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Fire Investigation - Art or Science?

September 22, 2017

Fire investigation has been around for a long time. The destructive nature of fire, and the frequency with which it strikes, makes it a hot topic among insurance professionals, and determining liability, a top priority. But what is fire? How does it work? And what tools does a modern fire investigator have in helping to determine the cause (and liability) of a fire?

In the past, fire investigation was deemed as much an ‘art’ as a science. Investigators would frequently rely solely on past experiences coupled with beliefs passed down from mentors or from previous investigations. And, while there has always been heavy reliance on the visuals of fire patterns, there was not necessarily a focus on how they got there. This has resulted to the propagation of several ‘myths’ in the fire investigation industry, some of which I’ve listed here:

1.    Crazed glass at a scene is indicative of an accelerant: This myth has been long held. Some investigators believed accelerants burned at hotter temperatures than regular household materials and that this would cause glass in the building to fracture into very small pieces known as ‘crazing’. Through experimentation, it has since been discovered that when fire fighters sprayed water onto hot glass, crazing would occur. A normal occurrence in almost all structural fires.

2.    The location with the greatest depth of char is the area of origin: This myth assumed that the greatest depth of char would be where the fire started because it had burned there the longest. However, recent experimentation and research have proven that a fire can burn for longer, and at a greater rate, with good ventilation or fuel loads, which can lead to the greatest depth of char being in an area completely apart from where the fire started. In fact, the area of origin may be starved for oxygen early in the fire’s propagation resulting to a less intense burn pattern.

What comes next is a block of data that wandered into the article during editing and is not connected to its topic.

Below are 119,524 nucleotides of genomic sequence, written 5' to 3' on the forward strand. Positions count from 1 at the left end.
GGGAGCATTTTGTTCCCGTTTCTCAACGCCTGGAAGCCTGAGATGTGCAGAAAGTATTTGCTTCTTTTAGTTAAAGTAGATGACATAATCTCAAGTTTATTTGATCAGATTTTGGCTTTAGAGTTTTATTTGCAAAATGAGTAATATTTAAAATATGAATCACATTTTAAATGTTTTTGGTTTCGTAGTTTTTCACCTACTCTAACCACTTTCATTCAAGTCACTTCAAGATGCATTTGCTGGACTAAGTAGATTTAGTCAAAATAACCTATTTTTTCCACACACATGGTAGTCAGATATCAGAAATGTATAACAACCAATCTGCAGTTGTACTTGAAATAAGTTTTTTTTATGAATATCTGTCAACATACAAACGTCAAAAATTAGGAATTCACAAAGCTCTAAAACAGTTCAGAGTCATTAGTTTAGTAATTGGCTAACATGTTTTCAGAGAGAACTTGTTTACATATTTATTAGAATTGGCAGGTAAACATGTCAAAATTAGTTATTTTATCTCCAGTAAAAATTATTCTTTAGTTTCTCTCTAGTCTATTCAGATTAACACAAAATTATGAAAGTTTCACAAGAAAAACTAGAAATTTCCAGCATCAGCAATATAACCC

3.    Lines of demarcation on the floor are caused by accelerant pools: Yes, this is true . . .sometimes. However, lines of demarcation can also be formed by regular household finishes burning. For example, plastic-based carpets can melt, pool and burn very similarly to accelerants in a fire.

4.    The ‘V-Pattern’ is where the fire started: Again, this is true . . .sometimes. Although V-patterns can be caused by the initial flame in a fire event, they can also be caused by many other factors. For example, ventilation patterns, or stacks of fuel igniting late in the fire (i.e. during flashover - the point where a fire goes from being fuel controlled to ventilation controlled, or from a fire within a room to a whole room on fire).

These ‘myths’, and many more, were once widely accepted by fire investigators and were included in reports, opinions, and even court cases. However, the truth of fire investigation is that fire, in and of itself, is a vastly complex scientific phenomenon that incorporates heat transfer, fluid dynamics, chemistry and material sciences. It cannot be understood without understanding the scientific principles behind fire. Modern fire investigators should be up to date with scientific training in order to walk onto a fire scene and begin to understand the scenario behind its ignition and propagation. Anyone can see a ‘V’ on a wall, but it takes science to explain how it got there. The scientific aspects of fire investigation, including material addressed in NFPA 921 driven courses, are now more heavily weighted. As such, it is important when hiring a fire investigator, to make sure that they are current with the science of fire -  make sure they aren’t relying on the “art” of fire investigation. Dig deeper! Work with your investigator to understand the science of what they are seeing. Fire investigation must be based on facts, and facts must be proven with science.

Authored by Ryan Hazlett, EIT


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